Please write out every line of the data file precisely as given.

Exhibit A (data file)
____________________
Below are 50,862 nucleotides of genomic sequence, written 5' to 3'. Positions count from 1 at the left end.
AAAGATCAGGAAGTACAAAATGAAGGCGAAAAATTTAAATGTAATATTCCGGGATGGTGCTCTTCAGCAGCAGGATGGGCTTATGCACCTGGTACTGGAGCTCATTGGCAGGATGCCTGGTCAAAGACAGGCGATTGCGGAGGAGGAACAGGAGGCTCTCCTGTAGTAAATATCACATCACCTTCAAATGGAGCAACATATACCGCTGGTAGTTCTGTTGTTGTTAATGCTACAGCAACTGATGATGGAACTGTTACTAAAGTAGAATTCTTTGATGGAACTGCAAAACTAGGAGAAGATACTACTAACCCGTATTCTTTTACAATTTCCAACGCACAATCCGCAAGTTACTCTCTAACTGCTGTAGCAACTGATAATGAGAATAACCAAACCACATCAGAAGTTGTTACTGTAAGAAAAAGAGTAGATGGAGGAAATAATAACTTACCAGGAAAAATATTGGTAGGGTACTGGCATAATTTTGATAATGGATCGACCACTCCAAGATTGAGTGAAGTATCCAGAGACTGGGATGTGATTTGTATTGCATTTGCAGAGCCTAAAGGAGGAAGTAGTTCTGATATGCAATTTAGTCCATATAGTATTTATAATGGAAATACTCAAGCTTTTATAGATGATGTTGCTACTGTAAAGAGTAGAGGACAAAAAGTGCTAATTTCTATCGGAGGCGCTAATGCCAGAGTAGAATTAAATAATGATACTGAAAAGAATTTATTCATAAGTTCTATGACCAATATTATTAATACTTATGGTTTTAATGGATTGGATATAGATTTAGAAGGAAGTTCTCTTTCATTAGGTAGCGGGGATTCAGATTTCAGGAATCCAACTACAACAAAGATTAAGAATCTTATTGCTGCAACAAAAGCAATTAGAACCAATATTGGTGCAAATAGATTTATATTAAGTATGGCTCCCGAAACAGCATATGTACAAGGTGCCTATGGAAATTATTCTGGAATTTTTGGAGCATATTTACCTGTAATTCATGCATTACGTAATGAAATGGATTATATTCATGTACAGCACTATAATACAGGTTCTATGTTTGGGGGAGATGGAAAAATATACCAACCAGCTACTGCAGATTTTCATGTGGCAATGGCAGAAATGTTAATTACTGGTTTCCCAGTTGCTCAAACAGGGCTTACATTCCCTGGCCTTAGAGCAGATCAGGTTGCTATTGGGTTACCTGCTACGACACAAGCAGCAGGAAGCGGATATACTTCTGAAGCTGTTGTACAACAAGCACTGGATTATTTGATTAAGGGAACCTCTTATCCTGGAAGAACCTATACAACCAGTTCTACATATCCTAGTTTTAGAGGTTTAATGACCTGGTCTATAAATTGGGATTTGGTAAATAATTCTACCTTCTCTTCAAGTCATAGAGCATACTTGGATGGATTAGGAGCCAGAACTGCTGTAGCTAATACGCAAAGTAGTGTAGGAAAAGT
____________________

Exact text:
Below are 50,862 nucleotides of genomic sequence, written 5' to 3'. Positions count from 1 at the left end.
AAAGATCAGGAAGTACAAAATGAAGGCGAAAAATTTAAATGTAATATTCCGGGATGGTGCTCTTCAGCAGCAGGATGGGCTTATGCACCTGGTACTGGAGCTCATTGGCAGGATGCCTGGTCAAAGACAGGCGATTGCGGAGGAGGAACAGGAGGCTCTCCTGTAGTAAATATCACATCACCTTCAAATGGAGCAACATATACCGCTGGTAGTTCTGTTGTTGTTAATGCTACAGCAACTGATGATGGAACTGTTACTAAAGTAGAATTCTTTGATGGAACTGCAAAACTAGGAGAAGATACTACTAACCCGTATTCTTTTACAATTTCCAACGCACAATCCGCAAGTTACTCTCTAACTGCTGTAGCAACTGATAATGAGAATAACCAAACCACATCAGAAGTTGTTACTGTAAGAAAAAGAGTAGATGGAGGAAATAATAACTTACCAGGAAAAATATTGGTAGGGTACTGGCATAATTTTGATAATGGATCGACCACTCCAAGATTGAGTGAAGTATCCAGAGACTGGGATGTGATTTGTATTGCATTTGCAGAGCCTAAAGGAGGAAGTAGTTCTGATATGCAATTTAGTCCATATAGTATTTATAATGGAAATACTCAAGCTTTTATAGATGATGTTGCTACTGTAAAGAGTAGAGGACAAAAAGTGCTAATTTCTATCGGAGGCGCTAATGCCAGAGTAGAATTAAATAATGATACTGAAAAGAATTTATTCATAAGTTCTATGACCAATATTATTAATACTTATGGTTTTAATGGATTGGATATAGATTTAGAAGGAAGTTCTCTTTCATTAGGTAGCGGGGATTCAGATTTCAGGAATCCAACTACAACAAAGATTAAGAATCTTATTGCTGCAACAAAAGCAATTAGAACCAATATTGGTGCAAATAGATTTATATTAAGTATGGCTCCCGAAACAGCATATGTACAAGGTGCCTATGGAAATTATTCTGGAATTTTTGGAGCATATTTACCTGTAATTCATGCATTACGTAATGAAATGGATTATATTCATGTACAGCACTATAATACAGGTTCTATGTTTGGGGGAGATGGAAAAATATACCAACCAGCTACTGCAGATTTTCATGTGGCAATGGCAGAAATGTTAATTACTGGTTTCCCAGTTGCTCAAACAGGGCTTACATTCCCTGGCCTTAGAGCAGATCAGGTTGCTATTGGGTTACCTGCTACGACACAAGCAGCAGGAAGCGGATATACTTCTGAAGCTGTTGTACAACAAGCACTGGATTATTTGATTAAGGGAACCTCTTATCCTGGAAGAACCTATACAACCAGTTCTACATATCCTAGTTTTAGAGGTTTAATGACCTGGTCTATAAATTGGGATTTGGTAAATAATTCTACCTTCTCTTCAAGTCATAGAGCATACTTGGATGGATTAGGAGCCAGAACTGCTGTAGCTAATACGCAAAGTAGTGTAGGAAAAGT